Within seven days of college graduation, I moved to Chicago and was sitting at my desk in an advertising agency on the first day of my new career.
As the work began, I learned two things quickly; my curiosity and interest in new subjects was an asset to the team, but constant question asking was about as welcome as a 3-year-old in the boardroom.
Whether you’re starting a new job or working virtually as a freelance contractor—in every position, there’s a certain extent that you’ll need to employ self-training techniques. Even if you have a traditional job with a formal training program, there will probably still be gaps you’ll need to fill in.
Although you may actually be sitting alone working, you are not alone when it comes to getting yourself trained. Here’s how I handle learning on the job in the virtual world.
1) Keep a Running List of Questions
Back to the advertising agency for a moment.
It didn’t take long for me to realize that constantly raising my hand in meetings with yet another question wasn’t winning me any fans. So, I started employing my list of questions.
Each meeting I’d grab my pad of paper (Yes, I know this dates me) and I would take the entire meeting in. As a question arose in my mind, who’s so and so, what’s this vocabulary word, where is the client’s ad library located, I would simply write it down.
After the meeting, I would find someone who was willing and able to help and I would go through all my questions at once. Getting up to speed without causing a major disruption to the flow of business.
With all the great perks that come with working virtually, I found I couldn’t just grab my list of questions and walk into someone’s office for a quick meeting.
Wait, or can I?
2) Find Your Virtual Ally
Sometimes you just need a second set of eyes before moving forward. Sometimes you know you have that “dumb” question that needs to be asked. This is why you need a virtual ally.
The digital world can throw you a curve ball and you aren’t quite sure if what’s happening to you is happening to everyone, i.e. the time Google Docs went down. Your virtual ally can do a quick check from their station to confirm or contradict your thoughts. With Don’t Panic Management, I’ve found an entire team of allies to ensure I am moving forward confidently when issues arise.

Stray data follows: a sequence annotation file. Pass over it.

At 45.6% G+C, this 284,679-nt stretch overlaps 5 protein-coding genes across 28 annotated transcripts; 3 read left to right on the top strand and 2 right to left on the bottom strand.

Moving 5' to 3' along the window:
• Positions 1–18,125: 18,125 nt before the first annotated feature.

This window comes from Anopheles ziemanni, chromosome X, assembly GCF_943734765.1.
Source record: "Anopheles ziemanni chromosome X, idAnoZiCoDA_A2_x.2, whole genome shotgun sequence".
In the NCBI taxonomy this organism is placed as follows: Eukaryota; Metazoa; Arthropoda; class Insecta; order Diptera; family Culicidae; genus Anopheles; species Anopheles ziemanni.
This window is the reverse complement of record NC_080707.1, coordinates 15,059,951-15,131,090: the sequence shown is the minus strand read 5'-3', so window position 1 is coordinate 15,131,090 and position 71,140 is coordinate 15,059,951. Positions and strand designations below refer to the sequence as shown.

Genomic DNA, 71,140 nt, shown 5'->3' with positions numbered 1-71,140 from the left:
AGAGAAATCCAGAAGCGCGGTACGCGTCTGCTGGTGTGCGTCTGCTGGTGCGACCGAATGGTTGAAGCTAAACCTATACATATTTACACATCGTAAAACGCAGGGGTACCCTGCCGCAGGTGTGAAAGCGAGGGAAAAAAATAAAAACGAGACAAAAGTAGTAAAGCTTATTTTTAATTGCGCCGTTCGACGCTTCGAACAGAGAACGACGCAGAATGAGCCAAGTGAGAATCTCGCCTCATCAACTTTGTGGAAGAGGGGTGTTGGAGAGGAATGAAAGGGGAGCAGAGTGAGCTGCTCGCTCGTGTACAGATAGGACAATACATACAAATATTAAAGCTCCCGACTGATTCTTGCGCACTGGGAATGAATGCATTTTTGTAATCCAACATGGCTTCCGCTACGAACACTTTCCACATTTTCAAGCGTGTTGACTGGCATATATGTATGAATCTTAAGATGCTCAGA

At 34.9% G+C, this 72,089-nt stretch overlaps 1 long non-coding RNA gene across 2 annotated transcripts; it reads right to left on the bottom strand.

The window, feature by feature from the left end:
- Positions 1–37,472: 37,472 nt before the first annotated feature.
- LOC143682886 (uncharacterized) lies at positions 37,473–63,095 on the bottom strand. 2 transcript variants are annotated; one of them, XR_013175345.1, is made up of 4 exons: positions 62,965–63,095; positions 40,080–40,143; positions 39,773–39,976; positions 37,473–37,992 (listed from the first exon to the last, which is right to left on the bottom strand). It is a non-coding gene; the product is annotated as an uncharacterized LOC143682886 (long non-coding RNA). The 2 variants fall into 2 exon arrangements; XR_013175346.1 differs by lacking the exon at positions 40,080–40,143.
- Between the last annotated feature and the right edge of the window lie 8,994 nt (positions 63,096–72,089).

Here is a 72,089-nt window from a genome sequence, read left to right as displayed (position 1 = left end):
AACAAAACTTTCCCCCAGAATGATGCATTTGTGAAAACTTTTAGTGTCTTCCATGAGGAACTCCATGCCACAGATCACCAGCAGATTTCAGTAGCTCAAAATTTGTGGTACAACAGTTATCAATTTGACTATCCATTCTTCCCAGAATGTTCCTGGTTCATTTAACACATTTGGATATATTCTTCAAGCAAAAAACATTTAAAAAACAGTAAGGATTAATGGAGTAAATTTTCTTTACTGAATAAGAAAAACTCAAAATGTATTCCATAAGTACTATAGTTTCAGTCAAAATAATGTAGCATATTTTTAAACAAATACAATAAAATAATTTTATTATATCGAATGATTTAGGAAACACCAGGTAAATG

3) Take Advantage of Tutorials
Digital tools are changing all the time. Even the ones you thought you’ve mastered change their interface or add features without a moment’s notice. It’s important to stay up to speed on the tools your client prefers, but your client isn’t the one to ask.
The good news is, most digital tools offer video tutorials walking you through how to use them. And even if the provided tutorials aren’t very good, you can often find more in depth tutorials on YouTube, or with a simple Google search.
4) Make Friends With Customer Service
The one challenge to online tutorials is that you can’t easily ask questions. What if you don’t understand exactly what the video is saying, or you have a unique situation not covered under the material?
This is the time to put those friendly customer service representatives to work. After the tutorial video is over, most tools will have a chat button which connects you to customer service. Refer to your list of questions and work with your representative either over chat or by phone to walk through your issues one by one. If you’re friendly and informed, most will be more than happy to help you with any questions you may have about the tool.
5) Don’t Be Afraid to Ask Your Client
When on-boarding a new client to your roster, there will be a lot to learn. New vocabulary words, new writing style, new schedules. Some of these questions can only be answered by your client directly. But if your new clients are anything like mine, they’re busy. This is the prime time to use your questions list to its fullest.
Instead of peppering your client with a new question every hour, keep adding new questions to your list. When you have a solid list of questions and you can’t move forward any longer, it is time to ask for a meeting. Your prepared list will help you run a short and efficient discussion.
Your clients will appreciate you are proactively keeping yourself up to speed and the way you respect their time while doing so.
You may not be sitting in a physical office, but if you look around, you do have an “office” of knowledge out there ready to help you learn what you need to succeed in your virtual work.